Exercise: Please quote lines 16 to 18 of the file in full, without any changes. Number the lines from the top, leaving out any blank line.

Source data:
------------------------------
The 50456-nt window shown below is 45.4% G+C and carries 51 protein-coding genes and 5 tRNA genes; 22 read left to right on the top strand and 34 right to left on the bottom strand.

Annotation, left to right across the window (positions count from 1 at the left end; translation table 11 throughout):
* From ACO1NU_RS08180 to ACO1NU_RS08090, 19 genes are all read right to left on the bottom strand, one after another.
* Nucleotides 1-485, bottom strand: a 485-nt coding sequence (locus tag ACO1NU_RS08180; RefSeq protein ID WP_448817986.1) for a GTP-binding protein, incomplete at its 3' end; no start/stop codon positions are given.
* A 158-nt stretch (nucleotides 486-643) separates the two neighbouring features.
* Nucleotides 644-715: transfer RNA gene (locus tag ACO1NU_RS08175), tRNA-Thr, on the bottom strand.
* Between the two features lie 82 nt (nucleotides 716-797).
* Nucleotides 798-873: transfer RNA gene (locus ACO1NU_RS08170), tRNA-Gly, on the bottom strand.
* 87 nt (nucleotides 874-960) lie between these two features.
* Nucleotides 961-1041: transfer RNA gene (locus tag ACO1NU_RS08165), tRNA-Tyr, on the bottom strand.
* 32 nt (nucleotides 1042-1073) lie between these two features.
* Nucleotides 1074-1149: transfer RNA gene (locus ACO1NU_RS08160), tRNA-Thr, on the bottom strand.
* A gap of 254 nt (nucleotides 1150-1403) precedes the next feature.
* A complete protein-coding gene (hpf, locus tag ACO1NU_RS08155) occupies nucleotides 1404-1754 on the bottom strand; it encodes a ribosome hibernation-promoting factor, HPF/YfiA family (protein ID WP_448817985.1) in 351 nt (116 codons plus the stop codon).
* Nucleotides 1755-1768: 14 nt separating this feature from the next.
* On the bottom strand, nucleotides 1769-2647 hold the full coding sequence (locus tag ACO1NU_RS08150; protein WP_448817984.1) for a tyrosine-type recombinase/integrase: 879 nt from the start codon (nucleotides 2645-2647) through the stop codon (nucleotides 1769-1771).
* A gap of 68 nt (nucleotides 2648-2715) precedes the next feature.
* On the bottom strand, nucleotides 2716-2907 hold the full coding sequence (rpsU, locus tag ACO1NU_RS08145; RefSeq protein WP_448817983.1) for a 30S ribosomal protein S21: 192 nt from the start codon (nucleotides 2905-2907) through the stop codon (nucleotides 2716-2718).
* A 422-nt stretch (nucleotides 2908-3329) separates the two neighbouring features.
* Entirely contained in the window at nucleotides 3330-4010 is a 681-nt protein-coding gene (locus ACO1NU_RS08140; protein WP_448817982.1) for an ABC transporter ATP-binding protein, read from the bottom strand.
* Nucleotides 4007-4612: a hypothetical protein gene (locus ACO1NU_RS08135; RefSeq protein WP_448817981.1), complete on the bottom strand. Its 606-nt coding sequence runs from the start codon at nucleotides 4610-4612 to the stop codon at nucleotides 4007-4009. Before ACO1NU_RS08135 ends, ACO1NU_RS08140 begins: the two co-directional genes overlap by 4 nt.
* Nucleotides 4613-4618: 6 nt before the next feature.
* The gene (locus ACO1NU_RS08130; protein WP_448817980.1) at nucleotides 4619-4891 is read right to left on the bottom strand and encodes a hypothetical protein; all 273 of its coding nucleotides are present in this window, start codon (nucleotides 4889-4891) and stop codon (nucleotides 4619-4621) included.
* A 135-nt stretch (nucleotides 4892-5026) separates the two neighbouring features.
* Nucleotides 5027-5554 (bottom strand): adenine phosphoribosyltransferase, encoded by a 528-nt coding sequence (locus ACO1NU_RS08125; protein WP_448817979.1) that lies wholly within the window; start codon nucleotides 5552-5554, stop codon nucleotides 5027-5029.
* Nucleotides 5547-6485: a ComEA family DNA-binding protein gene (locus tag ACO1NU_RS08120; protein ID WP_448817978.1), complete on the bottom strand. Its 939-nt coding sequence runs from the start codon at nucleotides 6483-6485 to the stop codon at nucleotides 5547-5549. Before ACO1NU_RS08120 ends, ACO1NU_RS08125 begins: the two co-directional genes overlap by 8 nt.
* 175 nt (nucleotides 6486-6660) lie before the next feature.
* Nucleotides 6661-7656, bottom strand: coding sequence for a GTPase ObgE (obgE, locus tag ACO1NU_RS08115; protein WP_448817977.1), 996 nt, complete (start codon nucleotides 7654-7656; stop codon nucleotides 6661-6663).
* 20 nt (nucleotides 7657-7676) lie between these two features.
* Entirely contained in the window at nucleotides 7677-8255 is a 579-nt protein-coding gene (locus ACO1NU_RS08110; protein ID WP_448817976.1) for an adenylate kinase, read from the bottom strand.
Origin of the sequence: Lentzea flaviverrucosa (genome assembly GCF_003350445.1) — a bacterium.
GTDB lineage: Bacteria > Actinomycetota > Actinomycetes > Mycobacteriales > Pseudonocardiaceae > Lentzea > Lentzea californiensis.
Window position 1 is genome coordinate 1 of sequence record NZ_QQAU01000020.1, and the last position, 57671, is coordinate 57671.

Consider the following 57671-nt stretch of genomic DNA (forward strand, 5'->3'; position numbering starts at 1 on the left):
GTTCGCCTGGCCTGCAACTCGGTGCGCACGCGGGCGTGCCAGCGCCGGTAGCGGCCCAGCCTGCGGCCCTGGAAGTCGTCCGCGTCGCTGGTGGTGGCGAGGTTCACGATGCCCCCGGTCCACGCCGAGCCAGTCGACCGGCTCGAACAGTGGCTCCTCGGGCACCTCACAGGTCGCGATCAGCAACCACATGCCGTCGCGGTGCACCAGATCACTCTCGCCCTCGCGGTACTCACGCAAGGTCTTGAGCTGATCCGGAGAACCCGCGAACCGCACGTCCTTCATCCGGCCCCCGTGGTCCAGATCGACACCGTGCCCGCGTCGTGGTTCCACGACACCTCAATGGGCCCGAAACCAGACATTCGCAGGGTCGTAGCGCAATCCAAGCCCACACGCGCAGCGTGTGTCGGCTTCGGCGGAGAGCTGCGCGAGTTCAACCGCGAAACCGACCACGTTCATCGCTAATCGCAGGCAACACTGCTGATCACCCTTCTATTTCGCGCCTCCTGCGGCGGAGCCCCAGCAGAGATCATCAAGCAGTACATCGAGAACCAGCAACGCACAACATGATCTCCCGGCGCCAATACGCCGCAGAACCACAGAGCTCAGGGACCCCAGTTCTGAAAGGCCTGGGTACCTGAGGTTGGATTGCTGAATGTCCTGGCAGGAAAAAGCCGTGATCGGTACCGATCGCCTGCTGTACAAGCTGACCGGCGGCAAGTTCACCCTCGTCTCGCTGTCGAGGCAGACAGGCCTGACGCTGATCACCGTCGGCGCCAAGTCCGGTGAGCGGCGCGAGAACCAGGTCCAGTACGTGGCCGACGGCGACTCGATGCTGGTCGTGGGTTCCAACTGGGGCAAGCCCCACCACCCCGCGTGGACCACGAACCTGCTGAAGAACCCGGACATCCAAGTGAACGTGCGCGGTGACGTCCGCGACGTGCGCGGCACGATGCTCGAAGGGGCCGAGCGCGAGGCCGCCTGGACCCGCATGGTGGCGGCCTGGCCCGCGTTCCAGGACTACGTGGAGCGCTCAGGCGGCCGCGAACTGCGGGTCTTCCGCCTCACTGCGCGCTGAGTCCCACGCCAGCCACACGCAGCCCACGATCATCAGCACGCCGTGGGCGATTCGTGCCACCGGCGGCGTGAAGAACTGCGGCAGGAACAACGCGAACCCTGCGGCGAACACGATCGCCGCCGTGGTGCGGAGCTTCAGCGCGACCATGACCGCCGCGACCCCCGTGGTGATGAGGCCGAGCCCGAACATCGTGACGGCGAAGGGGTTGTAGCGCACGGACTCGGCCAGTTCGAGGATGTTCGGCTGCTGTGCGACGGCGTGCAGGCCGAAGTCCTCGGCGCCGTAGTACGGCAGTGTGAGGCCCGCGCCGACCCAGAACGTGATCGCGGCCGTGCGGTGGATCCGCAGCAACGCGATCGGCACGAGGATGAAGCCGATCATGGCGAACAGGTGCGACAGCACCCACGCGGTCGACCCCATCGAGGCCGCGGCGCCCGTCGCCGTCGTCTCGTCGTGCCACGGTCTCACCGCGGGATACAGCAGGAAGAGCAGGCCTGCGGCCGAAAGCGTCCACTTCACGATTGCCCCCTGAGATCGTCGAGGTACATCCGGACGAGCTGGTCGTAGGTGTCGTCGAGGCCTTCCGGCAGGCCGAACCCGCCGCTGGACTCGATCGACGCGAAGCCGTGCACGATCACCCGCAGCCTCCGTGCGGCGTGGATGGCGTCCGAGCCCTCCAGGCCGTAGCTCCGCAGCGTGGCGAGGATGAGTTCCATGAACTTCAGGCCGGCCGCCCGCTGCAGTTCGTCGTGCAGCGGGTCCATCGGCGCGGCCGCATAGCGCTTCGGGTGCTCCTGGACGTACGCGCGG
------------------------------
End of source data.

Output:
* On the bottom strand, nucleotides 1769-2647 hold the full coding sequence (locus tag ACO1NU_RS08150; protein WP_448817984.1) for a tyrosine-type recombinase/integrase: 879 nt from the start codon (nucleotides 2645-2647) through the stop codon (nucleotides 1769-1771).
* A gap of 68 nt (nucleotides 2648-2715) precedes the next feature.
* On the bottom strand, nucleotides 2716-2907 hold the full coding sequence (rpsU, locus tag ACO1NU_RS08145; RefSeq protein WP_448817983.1) for a 30S ribosomal protein S21: 192 nt from the start codon (nucleotides 2905-2907) through the stop codon (nucleotides 2716-2718).